It is no more plagiaristic than drawing Gandalf is plagiaristic of the novels, or drawing Ian McKellen as Gandalf is plagiaristic of the movies. An example of plagiarism in this respect would be sketching official illustrations or promotional images of McKellen in character.
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    Dux Nova Scotia Member lars573's Avatar
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    Default Re: Sequel as plagiarism?

    That Plagiarism is phantasmagorical. A blanket term for copyright violations and academic/journalistic dishonesty. That using it has no force beyond an attempt to shame.
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    Default Re: Sequel as plagiarism?

    That using it has no force beyond an attempt to shame.
    In the latter context, it has quite a lot of force, and it has a totally separate force from strict copyright considerations.

    Public domain work does not fall under copyright, and it may easily be plagiarized. Copyright of a work may be respected even as it is plagiarized.
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    Member Member Gilrandir's Avatar
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    Default Re: Sequel as plagiarism?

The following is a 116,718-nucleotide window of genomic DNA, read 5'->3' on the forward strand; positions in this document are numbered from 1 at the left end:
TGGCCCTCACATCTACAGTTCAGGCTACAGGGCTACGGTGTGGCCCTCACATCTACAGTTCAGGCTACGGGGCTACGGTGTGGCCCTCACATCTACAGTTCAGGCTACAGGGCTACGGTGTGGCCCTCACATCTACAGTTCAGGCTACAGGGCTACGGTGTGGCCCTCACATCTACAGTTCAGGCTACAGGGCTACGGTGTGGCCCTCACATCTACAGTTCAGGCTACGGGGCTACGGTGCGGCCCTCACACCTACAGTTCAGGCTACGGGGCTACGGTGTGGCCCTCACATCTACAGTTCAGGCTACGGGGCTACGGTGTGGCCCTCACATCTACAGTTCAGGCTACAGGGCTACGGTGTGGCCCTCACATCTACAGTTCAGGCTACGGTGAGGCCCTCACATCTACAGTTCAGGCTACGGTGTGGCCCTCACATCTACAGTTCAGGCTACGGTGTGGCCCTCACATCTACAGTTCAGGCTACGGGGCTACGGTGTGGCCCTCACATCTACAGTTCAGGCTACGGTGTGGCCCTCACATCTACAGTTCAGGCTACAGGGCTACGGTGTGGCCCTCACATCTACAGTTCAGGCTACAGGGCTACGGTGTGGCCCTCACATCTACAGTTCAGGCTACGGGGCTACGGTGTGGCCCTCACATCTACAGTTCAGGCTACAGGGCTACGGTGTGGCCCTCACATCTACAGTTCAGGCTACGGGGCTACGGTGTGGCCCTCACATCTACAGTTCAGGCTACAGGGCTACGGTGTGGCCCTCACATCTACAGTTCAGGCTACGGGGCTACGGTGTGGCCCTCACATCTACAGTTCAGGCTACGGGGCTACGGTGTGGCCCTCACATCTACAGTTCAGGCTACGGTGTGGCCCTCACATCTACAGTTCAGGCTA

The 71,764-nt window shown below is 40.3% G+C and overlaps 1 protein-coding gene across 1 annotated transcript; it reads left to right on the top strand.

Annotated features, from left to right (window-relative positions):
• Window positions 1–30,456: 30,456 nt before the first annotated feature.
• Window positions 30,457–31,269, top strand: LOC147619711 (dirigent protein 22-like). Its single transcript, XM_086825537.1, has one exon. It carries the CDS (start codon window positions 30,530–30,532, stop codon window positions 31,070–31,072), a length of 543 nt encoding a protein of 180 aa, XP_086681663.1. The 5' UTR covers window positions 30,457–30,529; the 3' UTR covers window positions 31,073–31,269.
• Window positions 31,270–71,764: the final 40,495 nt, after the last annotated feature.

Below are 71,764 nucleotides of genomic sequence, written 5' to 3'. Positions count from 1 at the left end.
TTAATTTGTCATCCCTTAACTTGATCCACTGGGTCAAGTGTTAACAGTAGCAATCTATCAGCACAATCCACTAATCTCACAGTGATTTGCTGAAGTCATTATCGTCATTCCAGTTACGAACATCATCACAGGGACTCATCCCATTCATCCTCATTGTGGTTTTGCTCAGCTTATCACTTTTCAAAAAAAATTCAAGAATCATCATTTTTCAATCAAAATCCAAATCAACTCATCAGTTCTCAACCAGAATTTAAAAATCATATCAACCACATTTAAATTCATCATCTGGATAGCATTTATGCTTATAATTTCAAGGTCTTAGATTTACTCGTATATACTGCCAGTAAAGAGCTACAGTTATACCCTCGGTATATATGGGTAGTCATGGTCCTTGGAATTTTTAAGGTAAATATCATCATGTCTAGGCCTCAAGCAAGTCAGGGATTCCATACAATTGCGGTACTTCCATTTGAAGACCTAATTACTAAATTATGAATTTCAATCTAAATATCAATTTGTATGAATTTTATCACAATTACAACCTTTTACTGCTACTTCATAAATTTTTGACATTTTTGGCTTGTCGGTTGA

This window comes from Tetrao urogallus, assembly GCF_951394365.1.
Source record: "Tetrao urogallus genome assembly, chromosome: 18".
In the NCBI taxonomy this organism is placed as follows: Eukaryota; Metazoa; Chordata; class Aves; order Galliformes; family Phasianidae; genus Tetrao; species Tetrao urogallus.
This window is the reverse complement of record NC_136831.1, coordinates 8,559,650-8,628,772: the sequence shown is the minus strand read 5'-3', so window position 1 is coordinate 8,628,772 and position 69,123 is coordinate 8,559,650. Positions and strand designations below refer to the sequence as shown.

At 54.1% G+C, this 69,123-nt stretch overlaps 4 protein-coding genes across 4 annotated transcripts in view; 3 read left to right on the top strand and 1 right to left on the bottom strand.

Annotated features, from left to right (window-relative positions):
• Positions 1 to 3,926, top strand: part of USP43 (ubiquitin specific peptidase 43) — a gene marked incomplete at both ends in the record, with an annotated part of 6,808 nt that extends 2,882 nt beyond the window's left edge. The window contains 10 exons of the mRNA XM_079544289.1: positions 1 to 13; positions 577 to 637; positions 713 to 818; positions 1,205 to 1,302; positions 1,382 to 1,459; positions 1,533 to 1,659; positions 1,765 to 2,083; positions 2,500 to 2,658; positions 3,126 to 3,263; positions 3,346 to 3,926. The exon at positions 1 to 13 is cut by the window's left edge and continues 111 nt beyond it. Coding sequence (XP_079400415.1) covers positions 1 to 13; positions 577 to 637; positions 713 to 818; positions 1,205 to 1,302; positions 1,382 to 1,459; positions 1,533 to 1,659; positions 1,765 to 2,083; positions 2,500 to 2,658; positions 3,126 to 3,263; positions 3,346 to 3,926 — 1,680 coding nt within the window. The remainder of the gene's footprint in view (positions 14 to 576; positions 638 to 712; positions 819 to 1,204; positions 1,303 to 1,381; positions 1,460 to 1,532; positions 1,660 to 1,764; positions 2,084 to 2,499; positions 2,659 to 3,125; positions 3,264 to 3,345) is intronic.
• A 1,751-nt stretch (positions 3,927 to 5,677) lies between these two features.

Quote Originally Posted by Montmorency View Post
    my position in short is that the Russian novel is a derivative fan work, likely not in accord with copyright statutes, and that this does not in itself make it a plagiaristic work.
    Even if the author uses locations, artefacts and characters taken from LOTR?

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    Member Member Gilrandir's Avatar
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    Default Re: Sequel as plagiarism?

    Quote Originally Posted by lars573 View Post
    As it falls into ethnics and not regulation. Clearly the author though he had the right.
    That I figured out. I was interested what people here think of it - whether it is plagiarism or not. I see what Montmorency thinks. And I don't think I understand your attitude.

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    Iron Fist Senior Member Husar's Avatar
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    Default Re: Sequel as plagiarism?

    Quote Originally Posted by Gilrandir View Post
    Even if the author uses locations, artefacts and characters taken from LOTR?